Cerebellum—the “little brain” found posteriorly and below the cerebrum. It is a “quality control center” for voluntary movement coordination. It also maintains balance and equilibrium.
Cerebral cortex—the gray matter of the cerebrum. It is divided into four lobes named after the bone they lie beneath. The frontal lobe is involved with decision making, problem solving, and planning. The occipital lobe’s function is vision. The parietal lobe receives and processes sensory information and language. Lastly, the temporal lobe processes emotions, memories, and speech.
Corpus callosum—a thick band of fibers connecting the left and right cerebral hemispheres.
Hippocampus—located in the temporal lobe. It is hypothesized as being the region involved with learning and long-term storage and retrieval of memories.
Hypothalamus—a structure deep in the brain and below the thalamus. It directs a multitude of important functions such as metabolism, body temperature, and hunger.
Pituitary gland—an endocrine gland located below the optic chiasm. It regulates other endocrine glands and maintains homeostasis.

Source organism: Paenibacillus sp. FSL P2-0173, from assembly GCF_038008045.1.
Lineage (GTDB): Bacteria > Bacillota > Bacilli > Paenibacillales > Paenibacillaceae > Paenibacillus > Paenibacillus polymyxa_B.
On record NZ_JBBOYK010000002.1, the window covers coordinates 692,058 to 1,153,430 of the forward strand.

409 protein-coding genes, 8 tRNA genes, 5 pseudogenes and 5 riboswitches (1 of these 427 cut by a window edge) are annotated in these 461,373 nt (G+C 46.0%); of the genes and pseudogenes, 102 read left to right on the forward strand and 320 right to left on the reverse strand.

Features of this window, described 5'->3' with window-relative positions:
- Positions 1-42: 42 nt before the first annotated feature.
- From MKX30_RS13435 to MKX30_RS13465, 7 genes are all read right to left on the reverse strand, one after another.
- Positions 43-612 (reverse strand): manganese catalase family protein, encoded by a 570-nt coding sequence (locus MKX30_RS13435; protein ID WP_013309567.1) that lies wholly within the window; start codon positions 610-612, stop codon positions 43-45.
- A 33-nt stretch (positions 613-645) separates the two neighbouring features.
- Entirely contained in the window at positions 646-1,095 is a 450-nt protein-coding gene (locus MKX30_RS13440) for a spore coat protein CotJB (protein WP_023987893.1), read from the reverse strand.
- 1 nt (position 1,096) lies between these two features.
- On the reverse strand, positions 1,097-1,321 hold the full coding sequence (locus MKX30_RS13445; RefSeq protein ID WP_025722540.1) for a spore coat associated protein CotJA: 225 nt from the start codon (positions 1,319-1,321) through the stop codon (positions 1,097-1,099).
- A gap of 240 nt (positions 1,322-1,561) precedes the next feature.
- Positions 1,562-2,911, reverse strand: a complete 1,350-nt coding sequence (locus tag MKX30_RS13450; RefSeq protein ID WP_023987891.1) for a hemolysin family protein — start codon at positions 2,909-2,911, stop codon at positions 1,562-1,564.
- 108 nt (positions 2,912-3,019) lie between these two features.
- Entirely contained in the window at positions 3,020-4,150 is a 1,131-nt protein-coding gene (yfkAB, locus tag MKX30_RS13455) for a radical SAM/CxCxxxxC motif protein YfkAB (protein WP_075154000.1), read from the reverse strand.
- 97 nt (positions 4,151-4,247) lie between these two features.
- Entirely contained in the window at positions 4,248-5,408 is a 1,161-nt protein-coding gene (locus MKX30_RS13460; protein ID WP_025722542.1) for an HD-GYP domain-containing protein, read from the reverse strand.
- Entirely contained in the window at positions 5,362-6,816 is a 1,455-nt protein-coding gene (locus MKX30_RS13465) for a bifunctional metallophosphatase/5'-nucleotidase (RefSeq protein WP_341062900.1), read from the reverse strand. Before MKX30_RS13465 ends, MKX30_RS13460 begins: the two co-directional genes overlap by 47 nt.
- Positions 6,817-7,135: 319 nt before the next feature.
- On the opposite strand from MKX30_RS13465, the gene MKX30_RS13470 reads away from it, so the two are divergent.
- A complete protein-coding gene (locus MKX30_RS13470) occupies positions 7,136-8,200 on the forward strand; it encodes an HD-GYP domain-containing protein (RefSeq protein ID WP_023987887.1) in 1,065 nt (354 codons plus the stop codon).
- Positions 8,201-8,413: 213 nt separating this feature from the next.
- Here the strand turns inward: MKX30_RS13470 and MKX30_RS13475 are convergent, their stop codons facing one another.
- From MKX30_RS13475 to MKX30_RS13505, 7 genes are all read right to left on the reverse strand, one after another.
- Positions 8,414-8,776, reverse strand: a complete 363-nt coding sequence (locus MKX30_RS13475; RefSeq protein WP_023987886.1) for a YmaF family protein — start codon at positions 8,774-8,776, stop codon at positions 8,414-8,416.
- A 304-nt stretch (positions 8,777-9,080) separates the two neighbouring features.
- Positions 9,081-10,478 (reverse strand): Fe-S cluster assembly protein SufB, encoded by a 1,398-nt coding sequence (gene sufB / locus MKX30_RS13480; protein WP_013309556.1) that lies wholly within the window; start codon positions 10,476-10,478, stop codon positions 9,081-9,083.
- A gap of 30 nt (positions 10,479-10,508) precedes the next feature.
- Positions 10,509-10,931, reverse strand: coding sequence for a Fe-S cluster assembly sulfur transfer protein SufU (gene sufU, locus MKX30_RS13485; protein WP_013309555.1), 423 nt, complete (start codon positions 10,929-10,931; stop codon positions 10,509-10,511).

Thalamus—a structure deep in the center of the cerebrum that modulates all sensory and motor responses except for olfaction.
Damage to the Brain
Although the meninges and the skull protect the brain, it still can be injured by a lack of oxygen. A stroke occurs when a blood vessel in the brain is blocked or bursts. Without the constant blood flow and oxygen required for a healthy brain, the neurons in the region of the stroke start to die. Brain damage can occur within minutes of the insult. Thus it is imperative to recognize symptoms of stroke and to act quickly. Stroke symptoms include but are not limited to sudden numbness or tingling, sudden change in vision, inability to smile on demand, or trouble speaking (slurred speech). In general, managing high blood pressure, cholesterol levels, and diabetes may prevent the probability of a stroke. Thus, it is necessary to take medication exactly as a health care provider prescribes it. A stroke is an emergency and always needs immediate emergency care.
See also: Brainstem; Cerebral Cortex; Olfactory Bulb; Visual System
The brain from top to bottom. (2013). http://thebrain.mcgill.ca/index.php
Hines, Tonya. (2011). Anatomy of the brain. Mayfield Clinic for Brain & Spine. Retrieved from http://www.mayfieldclinic.com/PE-AnatBrain.htm
WebMD. (2009). Brain & nervous system health center. Retrieved from http://www.webmd.com/brain/picture-of-the-brain